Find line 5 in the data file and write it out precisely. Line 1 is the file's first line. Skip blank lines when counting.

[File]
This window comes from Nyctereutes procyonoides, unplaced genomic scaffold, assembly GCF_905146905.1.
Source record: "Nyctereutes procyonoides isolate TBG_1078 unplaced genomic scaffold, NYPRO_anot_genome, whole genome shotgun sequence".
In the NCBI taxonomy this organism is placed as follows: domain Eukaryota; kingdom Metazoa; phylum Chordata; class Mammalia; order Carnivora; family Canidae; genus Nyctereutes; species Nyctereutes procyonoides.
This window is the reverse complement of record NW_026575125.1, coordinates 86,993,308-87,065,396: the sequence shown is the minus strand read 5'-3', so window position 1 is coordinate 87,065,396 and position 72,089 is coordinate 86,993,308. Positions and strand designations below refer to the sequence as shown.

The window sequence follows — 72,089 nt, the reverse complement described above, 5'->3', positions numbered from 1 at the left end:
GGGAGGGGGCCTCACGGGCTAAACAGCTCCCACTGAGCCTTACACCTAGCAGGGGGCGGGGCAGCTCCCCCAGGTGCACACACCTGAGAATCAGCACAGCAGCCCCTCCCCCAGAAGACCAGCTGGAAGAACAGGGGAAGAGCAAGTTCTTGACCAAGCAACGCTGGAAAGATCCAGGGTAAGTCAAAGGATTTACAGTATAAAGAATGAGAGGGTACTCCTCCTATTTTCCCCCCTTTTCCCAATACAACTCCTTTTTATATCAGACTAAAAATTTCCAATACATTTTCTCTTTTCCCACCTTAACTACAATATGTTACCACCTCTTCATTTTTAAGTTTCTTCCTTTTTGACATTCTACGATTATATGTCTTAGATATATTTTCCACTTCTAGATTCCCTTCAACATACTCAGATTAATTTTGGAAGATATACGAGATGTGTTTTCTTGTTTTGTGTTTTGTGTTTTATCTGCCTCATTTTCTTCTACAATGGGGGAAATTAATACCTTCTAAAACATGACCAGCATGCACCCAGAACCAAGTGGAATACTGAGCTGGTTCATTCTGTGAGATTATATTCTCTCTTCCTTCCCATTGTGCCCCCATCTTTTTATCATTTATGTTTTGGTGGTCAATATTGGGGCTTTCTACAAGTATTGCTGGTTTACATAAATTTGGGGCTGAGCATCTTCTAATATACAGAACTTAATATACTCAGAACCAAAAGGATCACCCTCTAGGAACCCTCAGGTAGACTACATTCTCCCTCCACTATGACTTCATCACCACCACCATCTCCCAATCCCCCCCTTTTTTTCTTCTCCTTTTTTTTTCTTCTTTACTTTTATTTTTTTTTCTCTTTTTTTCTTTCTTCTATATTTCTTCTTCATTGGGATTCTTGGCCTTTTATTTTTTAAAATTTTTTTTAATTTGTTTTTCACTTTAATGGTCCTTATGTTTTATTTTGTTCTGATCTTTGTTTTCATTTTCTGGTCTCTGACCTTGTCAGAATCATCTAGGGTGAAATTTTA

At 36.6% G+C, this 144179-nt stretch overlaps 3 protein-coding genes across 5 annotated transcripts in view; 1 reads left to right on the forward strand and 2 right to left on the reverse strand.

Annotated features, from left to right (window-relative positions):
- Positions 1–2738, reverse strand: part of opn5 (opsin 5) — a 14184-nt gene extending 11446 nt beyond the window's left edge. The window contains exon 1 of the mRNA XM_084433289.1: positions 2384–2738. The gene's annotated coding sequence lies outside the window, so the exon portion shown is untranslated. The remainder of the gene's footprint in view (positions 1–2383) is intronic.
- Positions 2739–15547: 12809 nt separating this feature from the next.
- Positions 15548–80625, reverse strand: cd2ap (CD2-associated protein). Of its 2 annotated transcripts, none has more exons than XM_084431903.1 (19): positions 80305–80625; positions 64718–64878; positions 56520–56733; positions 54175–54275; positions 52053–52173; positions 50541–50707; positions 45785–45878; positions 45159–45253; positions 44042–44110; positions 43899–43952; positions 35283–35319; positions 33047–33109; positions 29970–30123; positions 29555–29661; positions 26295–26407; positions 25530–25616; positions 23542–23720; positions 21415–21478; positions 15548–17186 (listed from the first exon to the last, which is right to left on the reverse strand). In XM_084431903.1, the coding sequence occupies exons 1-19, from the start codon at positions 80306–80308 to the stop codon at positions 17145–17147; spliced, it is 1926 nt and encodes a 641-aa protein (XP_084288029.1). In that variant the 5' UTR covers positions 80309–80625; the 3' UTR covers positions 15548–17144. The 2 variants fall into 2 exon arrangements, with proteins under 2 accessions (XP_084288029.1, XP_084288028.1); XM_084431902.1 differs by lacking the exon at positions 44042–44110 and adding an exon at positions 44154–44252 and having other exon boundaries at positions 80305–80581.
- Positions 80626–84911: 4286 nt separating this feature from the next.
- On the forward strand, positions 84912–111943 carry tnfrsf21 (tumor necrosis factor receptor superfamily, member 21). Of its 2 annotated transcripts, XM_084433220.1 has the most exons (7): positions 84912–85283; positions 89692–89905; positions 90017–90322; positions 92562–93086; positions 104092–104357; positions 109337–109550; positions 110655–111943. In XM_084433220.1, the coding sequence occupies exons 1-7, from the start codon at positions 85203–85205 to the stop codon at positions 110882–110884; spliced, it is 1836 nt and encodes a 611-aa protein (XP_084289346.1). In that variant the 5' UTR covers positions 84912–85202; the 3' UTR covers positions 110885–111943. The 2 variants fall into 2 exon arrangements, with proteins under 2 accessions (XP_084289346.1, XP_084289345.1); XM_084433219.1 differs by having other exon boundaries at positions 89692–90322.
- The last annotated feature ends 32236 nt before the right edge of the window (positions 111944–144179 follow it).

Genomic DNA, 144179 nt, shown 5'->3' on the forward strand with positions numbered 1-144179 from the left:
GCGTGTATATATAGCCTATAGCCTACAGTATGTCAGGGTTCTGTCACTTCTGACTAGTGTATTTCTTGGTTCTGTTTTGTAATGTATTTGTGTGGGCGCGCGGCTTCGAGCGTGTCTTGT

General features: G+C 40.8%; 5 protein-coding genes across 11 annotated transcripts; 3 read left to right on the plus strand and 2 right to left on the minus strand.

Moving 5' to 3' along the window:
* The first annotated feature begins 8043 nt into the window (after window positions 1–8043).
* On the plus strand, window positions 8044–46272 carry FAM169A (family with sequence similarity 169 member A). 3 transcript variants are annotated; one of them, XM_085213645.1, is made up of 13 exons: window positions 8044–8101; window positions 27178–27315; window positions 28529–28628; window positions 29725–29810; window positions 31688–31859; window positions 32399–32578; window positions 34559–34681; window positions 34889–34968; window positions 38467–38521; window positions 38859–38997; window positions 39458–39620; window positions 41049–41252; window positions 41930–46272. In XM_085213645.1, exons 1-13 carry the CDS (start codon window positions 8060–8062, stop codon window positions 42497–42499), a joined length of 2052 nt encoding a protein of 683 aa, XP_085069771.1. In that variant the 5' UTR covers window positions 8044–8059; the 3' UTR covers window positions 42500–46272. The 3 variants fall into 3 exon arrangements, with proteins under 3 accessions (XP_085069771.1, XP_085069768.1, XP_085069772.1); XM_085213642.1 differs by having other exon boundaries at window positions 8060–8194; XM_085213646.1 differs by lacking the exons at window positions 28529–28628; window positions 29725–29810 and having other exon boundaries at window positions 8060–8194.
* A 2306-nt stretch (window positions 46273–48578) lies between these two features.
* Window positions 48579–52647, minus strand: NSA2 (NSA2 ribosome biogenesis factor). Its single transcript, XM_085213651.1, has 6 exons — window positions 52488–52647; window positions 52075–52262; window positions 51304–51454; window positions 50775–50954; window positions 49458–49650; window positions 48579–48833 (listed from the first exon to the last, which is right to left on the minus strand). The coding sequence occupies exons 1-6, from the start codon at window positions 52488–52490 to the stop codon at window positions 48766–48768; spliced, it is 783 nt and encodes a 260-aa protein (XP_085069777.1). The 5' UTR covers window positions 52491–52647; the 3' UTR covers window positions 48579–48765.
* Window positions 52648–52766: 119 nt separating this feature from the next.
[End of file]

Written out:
The window sequence follows — 72,089 nt, the reverse complement described above, 5'->3', positions numbered from 1 at the left end: